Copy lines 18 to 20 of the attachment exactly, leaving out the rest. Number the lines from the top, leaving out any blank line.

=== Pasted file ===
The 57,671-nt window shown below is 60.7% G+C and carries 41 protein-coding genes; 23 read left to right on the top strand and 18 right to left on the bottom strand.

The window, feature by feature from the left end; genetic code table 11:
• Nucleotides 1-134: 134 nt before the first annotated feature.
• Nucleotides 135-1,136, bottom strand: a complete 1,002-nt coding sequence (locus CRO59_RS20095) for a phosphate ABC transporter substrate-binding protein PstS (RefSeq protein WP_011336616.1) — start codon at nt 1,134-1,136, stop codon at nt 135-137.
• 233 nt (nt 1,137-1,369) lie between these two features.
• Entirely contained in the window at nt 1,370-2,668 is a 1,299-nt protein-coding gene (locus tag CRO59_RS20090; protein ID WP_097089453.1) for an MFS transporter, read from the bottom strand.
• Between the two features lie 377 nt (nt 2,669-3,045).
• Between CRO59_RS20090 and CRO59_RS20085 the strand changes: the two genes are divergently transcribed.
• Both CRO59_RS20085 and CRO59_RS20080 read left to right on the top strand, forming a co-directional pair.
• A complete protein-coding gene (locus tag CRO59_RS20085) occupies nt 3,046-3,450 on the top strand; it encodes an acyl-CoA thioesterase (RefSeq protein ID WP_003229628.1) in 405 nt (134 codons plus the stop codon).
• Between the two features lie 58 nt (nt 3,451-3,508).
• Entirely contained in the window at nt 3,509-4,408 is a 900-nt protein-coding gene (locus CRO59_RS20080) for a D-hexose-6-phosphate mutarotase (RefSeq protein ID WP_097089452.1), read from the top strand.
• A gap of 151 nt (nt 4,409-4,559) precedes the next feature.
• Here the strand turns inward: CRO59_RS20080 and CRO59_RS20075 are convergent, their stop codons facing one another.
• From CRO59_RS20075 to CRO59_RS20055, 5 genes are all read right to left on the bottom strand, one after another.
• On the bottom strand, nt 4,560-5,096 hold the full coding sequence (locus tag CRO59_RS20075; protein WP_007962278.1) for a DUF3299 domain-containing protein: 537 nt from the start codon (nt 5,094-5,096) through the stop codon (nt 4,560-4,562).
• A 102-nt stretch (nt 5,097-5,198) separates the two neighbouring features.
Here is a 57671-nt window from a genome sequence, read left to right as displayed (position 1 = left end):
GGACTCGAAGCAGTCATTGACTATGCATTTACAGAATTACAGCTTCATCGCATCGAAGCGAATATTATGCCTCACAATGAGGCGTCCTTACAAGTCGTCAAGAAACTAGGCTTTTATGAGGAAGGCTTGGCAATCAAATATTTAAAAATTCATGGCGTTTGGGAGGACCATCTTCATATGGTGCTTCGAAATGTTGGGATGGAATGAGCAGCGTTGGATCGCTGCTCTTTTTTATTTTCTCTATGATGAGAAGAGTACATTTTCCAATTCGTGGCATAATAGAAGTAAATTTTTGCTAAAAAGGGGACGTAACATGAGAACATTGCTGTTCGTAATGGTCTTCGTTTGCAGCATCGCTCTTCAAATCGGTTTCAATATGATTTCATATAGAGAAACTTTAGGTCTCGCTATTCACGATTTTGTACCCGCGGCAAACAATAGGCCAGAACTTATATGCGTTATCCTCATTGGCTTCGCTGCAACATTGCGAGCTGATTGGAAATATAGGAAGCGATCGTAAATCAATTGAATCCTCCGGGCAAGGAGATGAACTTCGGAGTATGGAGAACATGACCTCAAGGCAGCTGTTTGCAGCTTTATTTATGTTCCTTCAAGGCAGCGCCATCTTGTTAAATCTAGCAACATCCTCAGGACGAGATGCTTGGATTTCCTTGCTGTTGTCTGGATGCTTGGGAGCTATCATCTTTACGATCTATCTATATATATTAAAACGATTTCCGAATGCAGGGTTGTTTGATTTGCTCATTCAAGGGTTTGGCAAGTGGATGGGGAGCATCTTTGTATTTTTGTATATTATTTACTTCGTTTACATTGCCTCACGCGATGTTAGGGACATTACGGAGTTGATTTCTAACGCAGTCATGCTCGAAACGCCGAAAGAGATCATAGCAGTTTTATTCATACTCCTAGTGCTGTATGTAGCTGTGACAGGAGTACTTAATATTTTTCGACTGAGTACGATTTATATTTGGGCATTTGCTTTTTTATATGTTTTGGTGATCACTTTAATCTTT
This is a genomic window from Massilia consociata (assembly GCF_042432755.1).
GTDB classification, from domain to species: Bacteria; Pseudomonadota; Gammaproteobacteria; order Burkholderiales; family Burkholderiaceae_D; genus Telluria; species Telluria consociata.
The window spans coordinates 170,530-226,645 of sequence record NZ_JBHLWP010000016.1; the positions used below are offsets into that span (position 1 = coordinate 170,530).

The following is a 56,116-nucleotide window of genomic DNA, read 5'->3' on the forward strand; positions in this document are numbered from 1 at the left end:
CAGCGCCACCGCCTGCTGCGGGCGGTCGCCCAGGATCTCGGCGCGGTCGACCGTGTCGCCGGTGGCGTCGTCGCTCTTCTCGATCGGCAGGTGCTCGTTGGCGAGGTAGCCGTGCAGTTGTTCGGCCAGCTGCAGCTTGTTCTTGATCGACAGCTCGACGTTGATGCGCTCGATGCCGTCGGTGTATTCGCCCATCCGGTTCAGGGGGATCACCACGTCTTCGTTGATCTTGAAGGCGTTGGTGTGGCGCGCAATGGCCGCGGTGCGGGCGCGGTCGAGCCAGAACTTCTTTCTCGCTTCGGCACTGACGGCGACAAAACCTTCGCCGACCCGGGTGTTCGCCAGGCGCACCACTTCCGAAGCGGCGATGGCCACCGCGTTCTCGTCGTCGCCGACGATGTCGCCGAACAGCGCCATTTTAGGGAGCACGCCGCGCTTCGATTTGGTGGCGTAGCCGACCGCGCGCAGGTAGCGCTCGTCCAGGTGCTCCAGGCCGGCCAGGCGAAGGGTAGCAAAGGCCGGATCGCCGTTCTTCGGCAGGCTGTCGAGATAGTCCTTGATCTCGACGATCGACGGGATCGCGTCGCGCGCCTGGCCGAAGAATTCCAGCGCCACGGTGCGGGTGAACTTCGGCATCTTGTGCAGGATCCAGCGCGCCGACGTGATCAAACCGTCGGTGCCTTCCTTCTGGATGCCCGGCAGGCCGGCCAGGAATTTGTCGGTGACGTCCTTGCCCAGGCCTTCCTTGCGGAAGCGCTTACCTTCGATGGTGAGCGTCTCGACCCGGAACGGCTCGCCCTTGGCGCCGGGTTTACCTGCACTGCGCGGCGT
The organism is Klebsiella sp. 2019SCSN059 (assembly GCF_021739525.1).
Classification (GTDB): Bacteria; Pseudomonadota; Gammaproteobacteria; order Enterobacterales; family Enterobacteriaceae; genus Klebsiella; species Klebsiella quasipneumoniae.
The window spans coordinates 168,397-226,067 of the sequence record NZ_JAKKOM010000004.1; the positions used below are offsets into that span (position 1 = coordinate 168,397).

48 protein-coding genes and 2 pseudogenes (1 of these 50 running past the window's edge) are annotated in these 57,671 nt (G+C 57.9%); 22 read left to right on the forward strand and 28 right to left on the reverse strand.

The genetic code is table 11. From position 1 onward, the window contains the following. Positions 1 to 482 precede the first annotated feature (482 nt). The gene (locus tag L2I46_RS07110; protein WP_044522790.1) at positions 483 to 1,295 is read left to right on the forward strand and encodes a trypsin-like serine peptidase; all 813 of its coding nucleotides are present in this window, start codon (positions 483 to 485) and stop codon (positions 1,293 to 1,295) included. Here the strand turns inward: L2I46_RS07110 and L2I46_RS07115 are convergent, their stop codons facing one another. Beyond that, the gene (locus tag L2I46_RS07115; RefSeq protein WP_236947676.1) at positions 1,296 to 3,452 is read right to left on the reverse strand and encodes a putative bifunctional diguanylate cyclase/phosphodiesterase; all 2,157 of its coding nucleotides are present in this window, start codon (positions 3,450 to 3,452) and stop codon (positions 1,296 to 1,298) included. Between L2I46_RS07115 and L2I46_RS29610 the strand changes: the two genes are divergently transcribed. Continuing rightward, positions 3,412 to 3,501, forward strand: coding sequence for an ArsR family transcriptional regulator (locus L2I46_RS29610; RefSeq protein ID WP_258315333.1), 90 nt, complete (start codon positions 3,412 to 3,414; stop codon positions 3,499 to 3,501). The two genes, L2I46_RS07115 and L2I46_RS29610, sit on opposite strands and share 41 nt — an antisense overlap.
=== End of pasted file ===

Here is a 57671-nt window from a genome sequence, read left to right as displayed (position 1 = left end):
GGACTCGAAGCAGTCATTGACTATGCATTTACAGAATTACAGCTTCATCGCATCGAAGCGAATATTATGCCTCACAATGAGGCGTCCTTACAAGTCGTCAAGAAACTAGGCTTTTATGAGGAAGGCTTGGCAATCAAATATTTAAAAATTCATGGCGTTTGGGAGGACCATCTTCATATGGTGCTTCGAAATGTTGGGATGGAATGAGCAGCGTTGGATCGCTGCTCTTTTTTATTTTCTCTATGATGAGAAGAGTACATTTTCCAATTCGTGGCATAATAGAAGTAAATTTTTGCTAAAAAGGGGACGTAACATGAGAACATTGCTGTTCGTAATGGTCTTCGTTTGCAGCATCGCTCTTCAAATCGGTTTCAATATGATTTCATATAGAGAAACTTTAGGTCTCGCTATTCACGATTTTGTACCCGCGGCAAACAATAGGCCAGAACTTATATGCGTTATCCTCATTGGCTTCGCTGCAACATTGCGAGCTGATTGGAAATATAGGAAGCGATCGTAAATCAATTGAATCCTCCGGGCAAGGAGATGAACTTCGGAGTATGGAGAACATGACCTCAAGGCAGCTGTTTGCAGCTTTATTTATGTTCCTTCAAGGCAGCGCCATCTTGTTAAATCTAGCAACATCCTCAGGACGAGATGCTTGGATTTCCTTGCTGTTGTCTGGATGCTTGGGAGCTATCATCTTTACGATCTATCTATATATATTAAAACGATTTCCGAATGCAGGGTTGTTTGATTTGCTCATTCAAGGGTTTGGCAAGTGGATGGGGAGCATCTTTGTATTTTTGTATATTATTTACTTCGTTTACATTGCCTCACGCGATGTTAGGGACATTACGGAGTTGATTTCTAACGCAGTCATGCTCGAAACGCCGAAAGAGATCATAGCAGTTTTATTCATACTCCTAGTGCTGTATGTAGCTGTGACAGGAGTACTTAATATTTTTCGACTGAGTACGATTTATATTTGGGCATTTGCTTTTTTATATGTTTTGGTGATCACTTTAATCTTT
This is a genomic window from Massilia consociata (assembly GCF_042432755.1).